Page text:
Date of Award


Document Type

Open Access Dissertation




College of Arts and Sciences

First Advisor

Mark Weist


The present study used an exploratory sequential mixed method design to evaluate characteristics and needs of parents of children with emotional and behavioral disabilities (EBDs) and what services may feasibly and acceptably promote wellness and mindful parenting and alleviate parenting stress in this population. Phase One of the study qualitatively explored the needs of parents of children with EBDs and identified factors of feasibility and acceptability of services to address these needs. Parents reported several themes surrounding their experience of parenting a child with an EBD and the types of services that would meet those needs: including 1) the hectic but valued experience of parenting a child with an EBD, 2) sources of parenting stress, 3) contributors and barriers to parent wellness, 4) familiarity with and views of mindfulness, and 5) issues of feasibility and acceptability in developing programming that may meet their parenting needs.

This then informed Phase Two, a concurrent quantitative and qualitative evaluation of the feasibility, acceptability, and preliminary impact of an eight-session pilot parent support intervention. The intervention utilized mindfulness strategies, provided support informed by focus group data from Phase One, and aimed to increase parent wellness and mindful parenting and to decrease parenting stress. Among the seven parents who provided pre- and post-intervention data, parents did not report clinically significant change in parenting stress, parent wellness, or mindful parenting. In addition, levels of mindful parenting did not change over the course of the intervention. Regarding feasibility and acceptability, attendance declined over the course of the intervention, but parents gave sessions ratings of 31.96 and above on a scale of 0 to 40. Participants reported that they most highly valued sessions using mindfulness components such as the three-minute breathing space and loving-kindness practice (wishing themselves, loved ones, and all human beings well with the goal of forming the intention to be kind, compassionate, and loving) and support components including the resource book as well as avenues for local advocacy and support. Overall, parents perceived notable value of the intervention in their experience of parenting and further research may explore how to increase feasibility for acceptable interventions such as parent support groups.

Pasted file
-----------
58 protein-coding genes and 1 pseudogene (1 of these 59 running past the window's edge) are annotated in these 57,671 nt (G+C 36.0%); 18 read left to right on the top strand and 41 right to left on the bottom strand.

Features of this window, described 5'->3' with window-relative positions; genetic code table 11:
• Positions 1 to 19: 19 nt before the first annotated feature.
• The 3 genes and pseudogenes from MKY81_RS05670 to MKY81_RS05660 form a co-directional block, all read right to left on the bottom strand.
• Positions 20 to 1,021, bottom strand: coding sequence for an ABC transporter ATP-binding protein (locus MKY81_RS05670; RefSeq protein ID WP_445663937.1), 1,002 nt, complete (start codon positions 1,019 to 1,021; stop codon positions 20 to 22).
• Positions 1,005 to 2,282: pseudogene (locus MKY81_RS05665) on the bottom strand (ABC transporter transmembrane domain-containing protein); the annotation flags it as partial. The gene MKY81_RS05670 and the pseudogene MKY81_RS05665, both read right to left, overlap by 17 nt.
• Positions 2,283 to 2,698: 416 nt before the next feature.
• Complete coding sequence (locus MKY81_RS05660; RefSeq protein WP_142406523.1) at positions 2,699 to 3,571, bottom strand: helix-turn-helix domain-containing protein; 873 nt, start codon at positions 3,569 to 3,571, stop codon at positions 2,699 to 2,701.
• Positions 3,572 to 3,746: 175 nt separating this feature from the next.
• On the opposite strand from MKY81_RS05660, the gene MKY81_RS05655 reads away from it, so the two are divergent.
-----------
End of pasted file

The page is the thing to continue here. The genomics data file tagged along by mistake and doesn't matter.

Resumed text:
© 2017, Marissa E. Miller